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Jody Gangloff-Kaufmann

Senior Extension Associate

203 60 Fire Island Ave., Babylon, NY 11702
(631) 539-8680

I am an entomologist working in community (non-agricultural) integrated pest management (IPM) on the reduction of risks from pests and pest management. My interests include the preservation and management of wasps and bees in structures and landscapes, bed bug (Cimex lectularius) research, outreach, and management, and the promotion of IPM in schools, public spaces, and the home environment. I also work with ticks, ants, cockroaches, and other household and landscape pests. My scope is statewide, regional and national.

Research Focus

The research in my community IPM work involves exploring alternatives to traditional pesticides, including the investigation of novel traps, repellents, and natural and low-risk pesticide products. I have tested biological control agents and botanical products against ticks and yellowjackets. Additionally, I spearheaded a national survey of the pest management industry about experiences with the resurgence of bed bugs in the United States.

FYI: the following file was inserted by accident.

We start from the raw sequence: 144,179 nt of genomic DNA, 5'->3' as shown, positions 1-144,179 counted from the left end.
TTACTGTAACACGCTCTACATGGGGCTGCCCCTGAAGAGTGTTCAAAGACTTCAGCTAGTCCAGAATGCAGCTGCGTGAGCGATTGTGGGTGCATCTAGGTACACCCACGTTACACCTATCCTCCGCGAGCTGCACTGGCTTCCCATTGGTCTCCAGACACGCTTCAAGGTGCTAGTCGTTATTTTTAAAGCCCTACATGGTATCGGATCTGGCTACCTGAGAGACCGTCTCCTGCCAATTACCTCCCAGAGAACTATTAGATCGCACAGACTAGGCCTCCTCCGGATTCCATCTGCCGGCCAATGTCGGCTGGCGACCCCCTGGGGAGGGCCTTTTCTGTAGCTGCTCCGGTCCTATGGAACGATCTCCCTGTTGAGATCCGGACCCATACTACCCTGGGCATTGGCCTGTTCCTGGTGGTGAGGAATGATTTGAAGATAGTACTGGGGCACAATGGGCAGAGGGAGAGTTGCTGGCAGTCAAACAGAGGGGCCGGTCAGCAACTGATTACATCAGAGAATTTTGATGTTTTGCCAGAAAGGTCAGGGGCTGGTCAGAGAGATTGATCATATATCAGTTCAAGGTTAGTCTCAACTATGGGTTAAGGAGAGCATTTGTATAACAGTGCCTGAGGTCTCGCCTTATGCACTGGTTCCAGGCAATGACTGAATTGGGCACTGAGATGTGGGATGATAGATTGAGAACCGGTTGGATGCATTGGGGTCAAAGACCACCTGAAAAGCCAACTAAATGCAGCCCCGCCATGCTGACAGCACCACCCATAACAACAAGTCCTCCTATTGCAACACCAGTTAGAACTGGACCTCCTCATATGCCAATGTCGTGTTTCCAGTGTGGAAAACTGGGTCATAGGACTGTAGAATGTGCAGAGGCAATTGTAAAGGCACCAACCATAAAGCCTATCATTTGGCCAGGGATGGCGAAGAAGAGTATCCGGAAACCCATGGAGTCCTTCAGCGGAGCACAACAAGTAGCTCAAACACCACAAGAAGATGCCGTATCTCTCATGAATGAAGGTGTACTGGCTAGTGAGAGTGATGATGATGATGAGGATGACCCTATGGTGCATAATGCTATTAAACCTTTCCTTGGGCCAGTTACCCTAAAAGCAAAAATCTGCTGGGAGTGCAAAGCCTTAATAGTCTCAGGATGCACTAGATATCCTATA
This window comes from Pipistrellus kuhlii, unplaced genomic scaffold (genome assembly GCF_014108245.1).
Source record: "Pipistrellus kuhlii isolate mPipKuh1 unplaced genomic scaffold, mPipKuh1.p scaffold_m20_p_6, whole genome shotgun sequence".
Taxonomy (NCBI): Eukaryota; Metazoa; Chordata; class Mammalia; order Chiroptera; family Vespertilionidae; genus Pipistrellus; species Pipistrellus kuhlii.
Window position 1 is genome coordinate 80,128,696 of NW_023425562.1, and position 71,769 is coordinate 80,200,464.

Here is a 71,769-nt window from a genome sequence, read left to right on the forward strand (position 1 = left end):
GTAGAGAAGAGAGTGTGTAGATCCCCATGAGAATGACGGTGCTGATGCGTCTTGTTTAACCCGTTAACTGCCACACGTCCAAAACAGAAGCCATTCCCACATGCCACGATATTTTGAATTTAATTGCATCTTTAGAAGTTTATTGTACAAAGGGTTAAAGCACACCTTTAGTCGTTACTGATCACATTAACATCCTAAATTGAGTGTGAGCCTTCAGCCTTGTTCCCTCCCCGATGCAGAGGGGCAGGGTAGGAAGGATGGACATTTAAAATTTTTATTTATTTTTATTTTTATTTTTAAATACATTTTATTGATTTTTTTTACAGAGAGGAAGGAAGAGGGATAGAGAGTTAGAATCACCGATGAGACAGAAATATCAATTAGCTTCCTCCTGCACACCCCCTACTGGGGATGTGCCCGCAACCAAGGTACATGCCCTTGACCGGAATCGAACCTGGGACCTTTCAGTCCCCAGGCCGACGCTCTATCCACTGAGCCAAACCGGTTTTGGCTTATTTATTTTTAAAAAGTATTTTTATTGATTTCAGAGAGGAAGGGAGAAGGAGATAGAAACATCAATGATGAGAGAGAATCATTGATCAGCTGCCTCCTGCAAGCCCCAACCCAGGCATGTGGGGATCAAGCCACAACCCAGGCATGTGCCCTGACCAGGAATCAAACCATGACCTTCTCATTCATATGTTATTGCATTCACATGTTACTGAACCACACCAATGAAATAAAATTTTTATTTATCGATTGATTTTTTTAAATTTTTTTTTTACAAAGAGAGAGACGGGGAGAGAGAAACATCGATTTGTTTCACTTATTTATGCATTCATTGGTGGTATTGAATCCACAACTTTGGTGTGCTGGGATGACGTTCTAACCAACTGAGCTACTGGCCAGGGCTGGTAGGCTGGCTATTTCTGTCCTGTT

Outreach and Extension Focus

Urban pests, including structure-infesting and public health pests, and the methods used to manage pests in communities can both present health risks to people, especially children. An integrated pest management approach can minimize both types of risks and can lead to satisfactory management of pests when used consistently.

The challenge in community IPM is to encourage practitioners and others to use an integrated approach to management to reduce the impact of pests and pesticides on human health. Many of my extension activities involve demonstrating that the IPM approach to pest problems works. A new focus in urban IPM is pest exclusion, a common sense approach that has been used long before pesticides. The focus on exclusion supports pesticide reduction and especially where food or children need to be protected. Excluding pests can reduce reliance on insecticides and rodenticides by preventing pest problems in the first place.